Monday, November 15, 2010

Take Two

Well, if you listened to my audio blog below, you'll know I went to see Jesus Christ Superstar in the Greenock Arts Guild last Friday. Well, I also went on Saturday. I was helping out front of house and stayed to watch the show again.

The second time was a different experience for me. I'd already been very critical the night before of the bad (and downright wrong) theology, so I knew when those parts were coming up, and rather than looking for them and being outraged by them, I was able to just ignore them and just watch the show. Many things, because of that, felt very different for me the second time.

For instance, there's a song (and I don't know the names of the songs, because I'm not all the familiar with the show) where Jesus says to Simon,

Neither you, Simon, nor the fifty thousand, nor the Romans, nor the Jews, nor Judas, nor the twelve, nor the priests, nor the scribes, nor doomed Jerusalem itself understand what power is, understand what glory is, understand at all.

(Gotta love Wikiquote.) I missed this the first night, but felt very moved the second night at this line. The context is that Simon is trying to convince Jesus to fight against the Pharisees (or the Romans?) to get even more glory and power. While I don't know that that sort of instance really happened, the sentiment still worked. Neither the disciples, nor even we, understand what Jesus was ALL about, or what glory and power really are. Jesus' glory and power were eternal and heavenly; they were not about things of this earth, as the disciples and the Jews expected their Messiah to be. This even applies today; so many Christians expect Jesus to fulfil all their earthly desires, often quoting 'He shall give you the desires of your heart', without realising that his fulfilment of our needs are primarily spiritual, and the physical is secondary. (Remember the paralysed man on the mat? Jesus forgave his sins first, and only after told him to get up and walk.)

The other thing that really got me the second time was Jesus crying out from the cross, 'Father, forgive them for they don't know what they are doing'. The first time, something about that annoyed me, and I couldn't put my finger on it. The second night I realised it was simply the way the phrase was turned. I think I'm used to hearing, 'Father, forgive them for they know not what they do.' I know it's all English translation, and I wish I knew what the Aramaic actually would've been. But I like the 'for they know not what they do' translation better. Perhaps it's because I have a different view on the interpretation of that. Most people interpret that as Jesus saying, 'Forgive these people who are crucifying me because they don't know what a big deal this is, or who I am'. I don't really think that. I think that that was Jesus' darkest hour, literally. Moment later he would cry out, 'My God, my God, why have you forsaken me?' God had turned his face away from His Son during this time, for whatever reasons, many of which have been widely speculated on, which I won't go into at the moment, and not one of us can understand even remotely what this meant for Jesus. Jesus was God, and yet while on earth, he was also fully man. Yet even as man, he had perfect communion with the Father. He often stated that he only did what he saw his Father doing. He did everything according to His Father's will while living on earth. So can you imagine what it felt like for him to see that communion darkening as the Father turned His face from him? To be fully experiencing separation from God? When Jesus had been One with the Father from before the beginning as the second person of the Trinity, to begin to feel what mankind feels, prior to any revelation of God, which is a total and utter separation from God... that would've been excruciating. (And part of why even if one of us were to physically experience all Jesus did, we'd still never have suffered as he did.) So when he calls out 'Father, forgive them, for they know not what they do!', I think he was saying, 'Father, forgive my elect, because they, in their utter darkness and separation of you, do not know just how wicked they are, they cannot see you, they don't know you at all!'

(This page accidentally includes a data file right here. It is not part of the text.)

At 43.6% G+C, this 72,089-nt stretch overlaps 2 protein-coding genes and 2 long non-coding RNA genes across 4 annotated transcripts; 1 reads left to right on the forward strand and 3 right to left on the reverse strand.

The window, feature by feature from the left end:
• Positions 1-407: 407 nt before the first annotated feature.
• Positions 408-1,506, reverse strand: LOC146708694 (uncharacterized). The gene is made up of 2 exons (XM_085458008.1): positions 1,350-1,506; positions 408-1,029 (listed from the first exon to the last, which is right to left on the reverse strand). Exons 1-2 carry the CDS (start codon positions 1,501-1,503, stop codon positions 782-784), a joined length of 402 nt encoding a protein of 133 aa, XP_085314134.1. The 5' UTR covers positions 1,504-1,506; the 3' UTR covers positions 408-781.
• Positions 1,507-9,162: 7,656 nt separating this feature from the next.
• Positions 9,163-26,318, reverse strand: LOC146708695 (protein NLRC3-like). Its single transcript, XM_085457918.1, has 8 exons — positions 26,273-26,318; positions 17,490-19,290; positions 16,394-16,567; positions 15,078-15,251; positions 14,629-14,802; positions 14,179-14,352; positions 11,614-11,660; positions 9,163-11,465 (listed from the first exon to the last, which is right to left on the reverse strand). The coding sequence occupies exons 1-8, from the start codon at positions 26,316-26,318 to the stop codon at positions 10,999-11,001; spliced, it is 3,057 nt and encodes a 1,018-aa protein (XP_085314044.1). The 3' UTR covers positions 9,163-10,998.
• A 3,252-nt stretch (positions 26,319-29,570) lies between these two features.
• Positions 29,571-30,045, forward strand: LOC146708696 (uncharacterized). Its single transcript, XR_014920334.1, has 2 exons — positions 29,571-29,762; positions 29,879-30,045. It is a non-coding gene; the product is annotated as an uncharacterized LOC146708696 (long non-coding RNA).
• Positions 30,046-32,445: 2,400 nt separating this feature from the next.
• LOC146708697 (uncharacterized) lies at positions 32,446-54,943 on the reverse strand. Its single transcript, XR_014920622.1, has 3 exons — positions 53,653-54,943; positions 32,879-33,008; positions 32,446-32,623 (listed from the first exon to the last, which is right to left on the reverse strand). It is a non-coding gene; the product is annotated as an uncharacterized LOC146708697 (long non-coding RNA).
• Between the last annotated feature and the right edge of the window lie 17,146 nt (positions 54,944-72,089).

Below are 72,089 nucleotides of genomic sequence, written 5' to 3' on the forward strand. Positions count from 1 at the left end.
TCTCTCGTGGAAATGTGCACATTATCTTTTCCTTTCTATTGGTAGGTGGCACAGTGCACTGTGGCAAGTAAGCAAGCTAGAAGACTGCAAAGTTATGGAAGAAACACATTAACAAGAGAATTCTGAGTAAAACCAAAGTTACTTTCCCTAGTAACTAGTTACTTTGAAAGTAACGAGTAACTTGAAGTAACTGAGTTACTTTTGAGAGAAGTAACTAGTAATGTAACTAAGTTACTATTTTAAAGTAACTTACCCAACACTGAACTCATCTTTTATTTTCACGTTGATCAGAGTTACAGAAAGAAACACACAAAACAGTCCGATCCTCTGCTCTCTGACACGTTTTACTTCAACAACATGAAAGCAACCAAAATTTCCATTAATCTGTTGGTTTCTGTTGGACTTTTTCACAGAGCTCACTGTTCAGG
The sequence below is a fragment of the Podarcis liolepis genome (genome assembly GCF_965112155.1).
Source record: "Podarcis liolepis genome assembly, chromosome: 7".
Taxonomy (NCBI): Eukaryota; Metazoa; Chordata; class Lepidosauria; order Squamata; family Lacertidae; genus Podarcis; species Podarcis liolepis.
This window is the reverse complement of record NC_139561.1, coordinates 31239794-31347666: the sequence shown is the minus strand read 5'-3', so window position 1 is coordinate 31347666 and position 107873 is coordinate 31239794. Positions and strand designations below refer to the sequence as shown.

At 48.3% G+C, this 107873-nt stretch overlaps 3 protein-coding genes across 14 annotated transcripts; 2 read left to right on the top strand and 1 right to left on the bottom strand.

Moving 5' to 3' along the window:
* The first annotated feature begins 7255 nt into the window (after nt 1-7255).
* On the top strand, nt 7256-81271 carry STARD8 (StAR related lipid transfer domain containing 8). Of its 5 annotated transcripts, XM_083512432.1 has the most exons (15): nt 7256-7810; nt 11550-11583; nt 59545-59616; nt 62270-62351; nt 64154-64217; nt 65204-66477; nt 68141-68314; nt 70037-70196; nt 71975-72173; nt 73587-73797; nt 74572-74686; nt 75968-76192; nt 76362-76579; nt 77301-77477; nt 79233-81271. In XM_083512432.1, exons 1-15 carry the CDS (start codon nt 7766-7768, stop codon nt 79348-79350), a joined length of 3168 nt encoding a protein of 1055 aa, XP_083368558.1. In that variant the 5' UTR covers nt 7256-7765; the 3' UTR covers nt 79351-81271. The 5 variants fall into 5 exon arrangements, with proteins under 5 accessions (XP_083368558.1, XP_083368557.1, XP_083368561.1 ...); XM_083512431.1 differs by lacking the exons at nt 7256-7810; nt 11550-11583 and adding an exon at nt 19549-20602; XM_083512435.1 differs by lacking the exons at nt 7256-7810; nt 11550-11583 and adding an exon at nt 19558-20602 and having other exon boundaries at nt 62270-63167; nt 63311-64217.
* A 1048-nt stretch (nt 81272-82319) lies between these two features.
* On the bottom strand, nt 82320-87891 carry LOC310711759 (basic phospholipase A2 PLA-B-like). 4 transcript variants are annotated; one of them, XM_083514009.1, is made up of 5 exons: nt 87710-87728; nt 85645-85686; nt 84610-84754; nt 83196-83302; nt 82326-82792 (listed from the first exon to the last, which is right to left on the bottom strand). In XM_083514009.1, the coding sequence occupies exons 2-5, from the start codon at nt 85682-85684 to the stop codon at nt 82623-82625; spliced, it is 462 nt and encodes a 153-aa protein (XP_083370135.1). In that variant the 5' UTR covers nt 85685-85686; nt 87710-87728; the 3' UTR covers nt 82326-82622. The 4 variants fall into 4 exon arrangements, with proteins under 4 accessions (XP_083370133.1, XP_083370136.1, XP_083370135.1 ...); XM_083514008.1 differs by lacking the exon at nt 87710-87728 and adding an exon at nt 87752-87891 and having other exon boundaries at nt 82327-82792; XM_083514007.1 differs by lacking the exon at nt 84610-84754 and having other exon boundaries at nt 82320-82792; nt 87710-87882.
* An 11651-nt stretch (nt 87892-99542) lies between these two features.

For the record, Scott totally disagrees with me on this interpretation. He takes it to literally mean those crucifying Christ. Since it's technically his blog too, thought I'd throw in his 2 cents.

So anyway, when I thought of that during the show, of Jesus asking his Father to forgive them, to forgive US, to forgive ME, for they, WE, I, do not know what we are doing, I was thoroughly broken. And that's when the sobs came. And from that moment on, I sobbed through the rest of the show.

(Fifi, the girl next to me, sobbed through it too. We were a noisy, embarrassing pair, the two of us. And once we noticed the other crying, we started giggling, which then made us cry harder and louder, and oh my goodness, were we a pair.)

So I'd say that, while I still do not like the show, I am glad I went the second night. I feel it really did change something in me. And the whole night after the show, at the after-show party, there were serious conversations all over the place about the Bible and religion and faith, and that, in my opinion, can only be a good thing.

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